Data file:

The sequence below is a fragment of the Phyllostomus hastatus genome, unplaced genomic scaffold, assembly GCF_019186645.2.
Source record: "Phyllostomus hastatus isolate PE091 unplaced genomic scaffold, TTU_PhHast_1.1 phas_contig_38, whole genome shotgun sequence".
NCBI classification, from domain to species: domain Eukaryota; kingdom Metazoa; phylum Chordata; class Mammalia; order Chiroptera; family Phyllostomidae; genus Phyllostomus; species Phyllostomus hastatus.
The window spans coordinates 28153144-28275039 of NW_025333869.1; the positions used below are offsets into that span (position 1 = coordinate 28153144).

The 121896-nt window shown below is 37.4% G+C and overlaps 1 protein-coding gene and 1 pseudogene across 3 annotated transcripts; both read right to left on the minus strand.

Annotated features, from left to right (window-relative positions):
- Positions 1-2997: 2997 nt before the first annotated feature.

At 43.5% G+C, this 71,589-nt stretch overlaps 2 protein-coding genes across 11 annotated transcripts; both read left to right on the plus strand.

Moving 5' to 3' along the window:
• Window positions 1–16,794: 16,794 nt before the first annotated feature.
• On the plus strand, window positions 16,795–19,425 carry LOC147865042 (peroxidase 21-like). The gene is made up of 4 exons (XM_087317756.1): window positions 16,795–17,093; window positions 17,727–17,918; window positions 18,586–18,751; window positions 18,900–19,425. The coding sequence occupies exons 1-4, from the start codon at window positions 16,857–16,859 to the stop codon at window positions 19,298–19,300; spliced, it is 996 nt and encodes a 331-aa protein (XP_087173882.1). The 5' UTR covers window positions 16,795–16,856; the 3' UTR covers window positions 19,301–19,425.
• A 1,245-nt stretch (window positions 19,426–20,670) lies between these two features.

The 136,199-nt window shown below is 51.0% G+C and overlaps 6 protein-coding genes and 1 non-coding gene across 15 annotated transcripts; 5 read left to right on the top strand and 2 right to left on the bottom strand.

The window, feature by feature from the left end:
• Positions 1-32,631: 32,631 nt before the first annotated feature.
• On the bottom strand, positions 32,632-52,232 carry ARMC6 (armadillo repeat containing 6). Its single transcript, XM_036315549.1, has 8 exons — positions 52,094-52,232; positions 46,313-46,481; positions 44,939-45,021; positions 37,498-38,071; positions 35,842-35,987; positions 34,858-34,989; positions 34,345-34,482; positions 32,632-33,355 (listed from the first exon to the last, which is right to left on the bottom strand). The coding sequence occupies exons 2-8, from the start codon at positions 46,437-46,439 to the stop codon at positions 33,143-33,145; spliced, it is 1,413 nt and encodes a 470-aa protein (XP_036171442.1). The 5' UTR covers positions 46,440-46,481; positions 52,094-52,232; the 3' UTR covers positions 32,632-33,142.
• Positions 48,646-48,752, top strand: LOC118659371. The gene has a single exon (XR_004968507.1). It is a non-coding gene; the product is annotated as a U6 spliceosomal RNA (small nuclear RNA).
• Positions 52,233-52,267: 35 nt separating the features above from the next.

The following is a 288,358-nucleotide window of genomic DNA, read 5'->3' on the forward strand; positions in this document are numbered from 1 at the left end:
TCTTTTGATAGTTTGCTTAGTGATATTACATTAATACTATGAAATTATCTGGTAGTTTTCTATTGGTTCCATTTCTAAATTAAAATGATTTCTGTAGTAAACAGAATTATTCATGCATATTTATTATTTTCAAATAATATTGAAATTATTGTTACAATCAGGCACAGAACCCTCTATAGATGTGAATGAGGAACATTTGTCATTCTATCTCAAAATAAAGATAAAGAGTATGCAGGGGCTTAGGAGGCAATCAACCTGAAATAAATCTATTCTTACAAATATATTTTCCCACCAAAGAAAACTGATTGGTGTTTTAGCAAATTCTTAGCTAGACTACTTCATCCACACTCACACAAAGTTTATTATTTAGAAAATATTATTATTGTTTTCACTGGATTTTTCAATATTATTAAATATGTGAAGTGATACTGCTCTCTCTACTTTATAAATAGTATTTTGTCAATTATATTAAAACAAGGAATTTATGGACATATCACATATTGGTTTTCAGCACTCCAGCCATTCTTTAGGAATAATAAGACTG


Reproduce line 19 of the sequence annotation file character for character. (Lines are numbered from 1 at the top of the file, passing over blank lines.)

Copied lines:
The following is a 288,358-nucleotide window of genomic DNA, read 5'->3' on the forward strand; positions in this document are numbered from 1 at the left end: